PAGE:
By Elyse Jacobs
With social isolation being a leading cause of aggression and potential violence, teaching inclusion of self and others becomes more than a social skill. It becomes a tool of peace, an anti-violence prescription.
In my observations of young children over the past 30 years, I have noticed the many ways they attempt to connect with others. Some are very effective and lead to new or maintained friendships through being included in the play. Other ways are ineffective with the results being rejection, hurt feelings and often some physical form of aggression to express feelings of sadness and anger.
While hitting, biting and other physical as well as verbal forms of aggression in young children certainly cause the other to pay attention, the result is not what was intended: being included. As teachers, we are in an excellent position to ask questions and redirect. "What did you want to happen?" "Did you want to join in?" "Did hitting help?" Or as Dr. Phil might say, "How’s that working for you?" From there we can help the child find a more successful solution to connecting with others and being included.
It also helps for those being inappropriately approached for connection to understand what the other child might really want. Imitating their own very recently transformed behavior, the three-year-olds had been calling some of the puppets, "bad," and having them hit and bite and jump on other puppets. And each other.
As we do not want children to be labeled as bad for their behavior, which would further isolate them from the group, I mentioned that some puppets (and children) had not yet learned to connect. "They may want to be your friend and play with you but don’t know how, so they may try to get your attention inappropriately. We can help them learn."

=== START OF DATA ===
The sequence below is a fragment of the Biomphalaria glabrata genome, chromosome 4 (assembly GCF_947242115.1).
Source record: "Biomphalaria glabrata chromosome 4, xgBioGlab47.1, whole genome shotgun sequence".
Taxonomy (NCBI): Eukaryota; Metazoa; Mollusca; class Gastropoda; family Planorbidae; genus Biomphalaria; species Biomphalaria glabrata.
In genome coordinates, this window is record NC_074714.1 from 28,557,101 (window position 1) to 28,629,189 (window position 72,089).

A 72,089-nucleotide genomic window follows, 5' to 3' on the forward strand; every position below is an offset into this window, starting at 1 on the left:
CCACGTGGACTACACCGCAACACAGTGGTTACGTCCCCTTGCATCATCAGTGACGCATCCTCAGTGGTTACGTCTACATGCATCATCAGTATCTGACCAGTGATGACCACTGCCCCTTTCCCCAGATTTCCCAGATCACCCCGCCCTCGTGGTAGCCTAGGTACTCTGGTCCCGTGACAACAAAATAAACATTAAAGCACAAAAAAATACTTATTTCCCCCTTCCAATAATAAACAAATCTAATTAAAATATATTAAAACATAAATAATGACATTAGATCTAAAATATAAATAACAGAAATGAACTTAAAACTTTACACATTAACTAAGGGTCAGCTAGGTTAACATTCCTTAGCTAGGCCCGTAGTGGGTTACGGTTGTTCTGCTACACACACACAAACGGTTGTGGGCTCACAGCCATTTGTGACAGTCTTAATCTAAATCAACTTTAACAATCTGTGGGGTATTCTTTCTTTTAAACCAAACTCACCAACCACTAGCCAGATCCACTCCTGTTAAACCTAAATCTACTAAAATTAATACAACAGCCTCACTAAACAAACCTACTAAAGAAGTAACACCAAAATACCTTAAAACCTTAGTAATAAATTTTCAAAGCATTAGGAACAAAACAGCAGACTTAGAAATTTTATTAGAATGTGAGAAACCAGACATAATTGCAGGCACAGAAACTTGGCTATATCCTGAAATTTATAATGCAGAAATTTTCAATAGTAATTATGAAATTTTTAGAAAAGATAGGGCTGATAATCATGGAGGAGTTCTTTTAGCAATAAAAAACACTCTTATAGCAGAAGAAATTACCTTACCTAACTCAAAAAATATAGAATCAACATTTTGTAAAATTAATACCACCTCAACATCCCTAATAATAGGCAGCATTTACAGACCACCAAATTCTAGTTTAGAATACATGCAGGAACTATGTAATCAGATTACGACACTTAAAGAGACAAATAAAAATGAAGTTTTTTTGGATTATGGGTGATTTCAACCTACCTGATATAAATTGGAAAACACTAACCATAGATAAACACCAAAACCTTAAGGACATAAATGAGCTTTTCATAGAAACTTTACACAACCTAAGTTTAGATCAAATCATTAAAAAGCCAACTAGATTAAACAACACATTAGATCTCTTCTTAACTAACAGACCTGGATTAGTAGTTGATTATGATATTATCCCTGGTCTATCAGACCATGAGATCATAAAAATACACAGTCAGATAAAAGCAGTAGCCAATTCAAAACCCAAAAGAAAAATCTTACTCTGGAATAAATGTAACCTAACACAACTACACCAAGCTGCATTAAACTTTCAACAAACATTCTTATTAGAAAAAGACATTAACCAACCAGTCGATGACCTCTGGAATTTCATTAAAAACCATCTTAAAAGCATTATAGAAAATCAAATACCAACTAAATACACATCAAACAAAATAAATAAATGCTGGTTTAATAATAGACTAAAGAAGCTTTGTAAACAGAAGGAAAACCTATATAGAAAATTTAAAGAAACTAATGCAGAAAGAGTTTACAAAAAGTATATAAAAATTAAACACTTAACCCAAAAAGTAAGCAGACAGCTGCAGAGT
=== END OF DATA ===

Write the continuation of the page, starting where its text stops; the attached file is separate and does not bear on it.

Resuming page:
Differentiating between behaviors and being bad is a challenging topic for many adults, no less the youngest of us. I was amazed at the level of understanding of one three-year-old. She invented a game that captured the essence of this weighty concept.
She hid under a table and asked me to use a bad puppet to scare her. She’d then hold up her hand and shout, "STOP! You can come play with me. Quick hide with me. Here comes another bad puppet." The game went on and on skirting the edge of fear and delight. Soon other children joined and took over my role as well. Each time the children returned to expressive arts, they played the game. Good and evil has been played out for centuries. This was an enjoyable, age appropriate, child-sized version.
We never know when we give young children tips for understanding others or how their creativity will spark new forms of play that embrace big concepts.
Understanding self and others are essential components of emotional and social intelligence. Our becoming familiar with popular scientific concepts informs our teaching.
Six Seconds is one of many recognized organizations that gives well researched free information on their website, http://www.6seconds.org/ . I trained with Six Seconds and found their model very helpful in my work with young children.
They have links to articles and games to play, including the reading of faces to determine how others are feeling. There are many tips on their website for parents and teachers on developing emotional and social literacy.
I’ve found that waiting for a teaching moment to disperse small parcels of skill building information works best. Helping children better understand themselves and others will benefit them throughout their lives.